Respondents' act of reading appellant's confidential psychiatric records satisfies these elements in only the most general sense:  The act of reading her confidential records was related to a judicial proceeding, taken by the defense team of a litigant to achieve the object of preparing a defense to the charge in the pending criminal prosecution.   However, we note nowhere in the complaint does appellant allege any of the information contained in those reports was testified to, or otherwise used in any judicial proceeding.   Instead, the allegations of the complaint and judicially noticed facts reveal appellant instead complains several members of the defense team read her confidential psychiatric records.   Because these acts describe noncommunicative conduct, it would appear the litigation privilege is not technically applicable.   Indeed, in Susan S. v. Israels we expressly held the litigation privilege inapplicable to the unauthorized reading of confidential mental health records.11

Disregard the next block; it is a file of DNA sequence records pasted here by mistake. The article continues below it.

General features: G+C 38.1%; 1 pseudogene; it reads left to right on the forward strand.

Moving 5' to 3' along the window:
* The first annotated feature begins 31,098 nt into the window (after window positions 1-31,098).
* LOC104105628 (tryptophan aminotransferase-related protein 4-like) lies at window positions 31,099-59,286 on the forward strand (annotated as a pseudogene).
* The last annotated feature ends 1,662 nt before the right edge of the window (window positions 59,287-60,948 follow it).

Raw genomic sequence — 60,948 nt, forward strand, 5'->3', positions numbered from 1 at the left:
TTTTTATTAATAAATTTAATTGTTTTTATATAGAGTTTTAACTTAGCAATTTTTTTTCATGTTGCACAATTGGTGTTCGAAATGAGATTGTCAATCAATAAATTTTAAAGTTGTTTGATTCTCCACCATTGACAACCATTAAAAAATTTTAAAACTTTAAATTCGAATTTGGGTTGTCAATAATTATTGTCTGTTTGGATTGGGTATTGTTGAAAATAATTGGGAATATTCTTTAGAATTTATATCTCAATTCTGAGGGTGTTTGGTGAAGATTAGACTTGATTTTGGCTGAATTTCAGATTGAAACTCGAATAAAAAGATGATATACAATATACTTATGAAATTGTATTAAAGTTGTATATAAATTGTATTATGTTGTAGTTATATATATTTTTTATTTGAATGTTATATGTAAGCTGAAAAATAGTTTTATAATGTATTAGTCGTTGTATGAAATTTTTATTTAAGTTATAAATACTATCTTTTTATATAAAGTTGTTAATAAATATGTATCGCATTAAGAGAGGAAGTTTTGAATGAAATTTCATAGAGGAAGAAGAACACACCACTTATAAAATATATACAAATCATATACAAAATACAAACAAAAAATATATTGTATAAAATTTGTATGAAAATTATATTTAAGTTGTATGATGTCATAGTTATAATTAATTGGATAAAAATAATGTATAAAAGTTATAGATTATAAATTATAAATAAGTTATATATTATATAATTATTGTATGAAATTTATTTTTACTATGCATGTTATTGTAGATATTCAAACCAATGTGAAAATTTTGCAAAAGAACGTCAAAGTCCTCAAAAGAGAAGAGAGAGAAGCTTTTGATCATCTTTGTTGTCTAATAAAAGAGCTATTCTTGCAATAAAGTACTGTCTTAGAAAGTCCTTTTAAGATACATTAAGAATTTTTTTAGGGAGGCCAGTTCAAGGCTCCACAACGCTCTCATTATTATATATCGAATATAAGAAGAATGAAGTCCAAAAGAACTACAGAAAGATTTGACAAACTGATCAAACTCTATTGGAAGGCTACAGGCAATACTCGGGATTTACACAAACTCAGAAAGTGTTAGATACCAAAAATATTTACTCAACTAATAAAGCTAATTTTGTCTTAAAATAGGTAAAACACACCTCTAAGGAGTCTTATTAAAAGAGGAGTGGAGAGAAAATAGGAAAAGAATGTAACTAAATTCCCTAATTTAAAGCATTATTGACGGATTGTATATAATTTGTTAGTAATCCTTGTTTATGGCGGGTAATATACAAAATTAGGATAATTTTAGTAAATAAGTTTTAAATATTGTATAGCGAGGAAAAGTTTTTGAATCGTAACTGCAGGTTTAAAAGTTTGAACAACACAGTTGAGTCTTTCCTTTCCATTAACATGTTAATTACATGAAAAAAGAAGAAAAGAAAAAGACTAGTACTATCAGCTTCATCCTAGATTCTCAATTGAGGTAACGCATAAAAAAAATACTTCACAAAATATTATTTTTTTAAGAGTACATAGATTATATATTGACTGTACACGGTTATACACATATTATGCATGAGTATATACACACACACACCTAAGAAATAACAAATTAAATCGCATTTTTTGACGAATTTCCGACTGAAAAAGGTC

Our state's highest court has drawn a distinction between injury arising from communicative acts, which are privileged, and injury arising from noncommunicative conduct, which is not.   In Ribas v. Clark12 the attorney for the plaintiff's wife eavesdropped on a telephone conversation between the wife and the plaintiff.   The attorney then testified to the conversation in an  arbitration proceeding.   Plaintiff sued the attorney alleging, among other things, violation of California's Invasion of Privacy Act 13 and common law invasion of privacy.   The trial court found the litigation privilege applied and sustained the attorney's demurrer to the complaint without leave to amend.   On appeal, the Supreme Court reversed as to the privacy cause of action but affirmed as to the common law tort of invasion of privacy, noting the injury under the common law tort “stems solely from defendant's testimony at the arbitration proceeding.” 14  In upholding the cause of action based on the act of eavesdropping, and rejecting the cause of action based on testimony which resulted from the eavesdropping, the court made a distinction between the injury arising from noncommunicative conduct-the attorney's eavesdropping-and a communicative act-the attorney's testimony.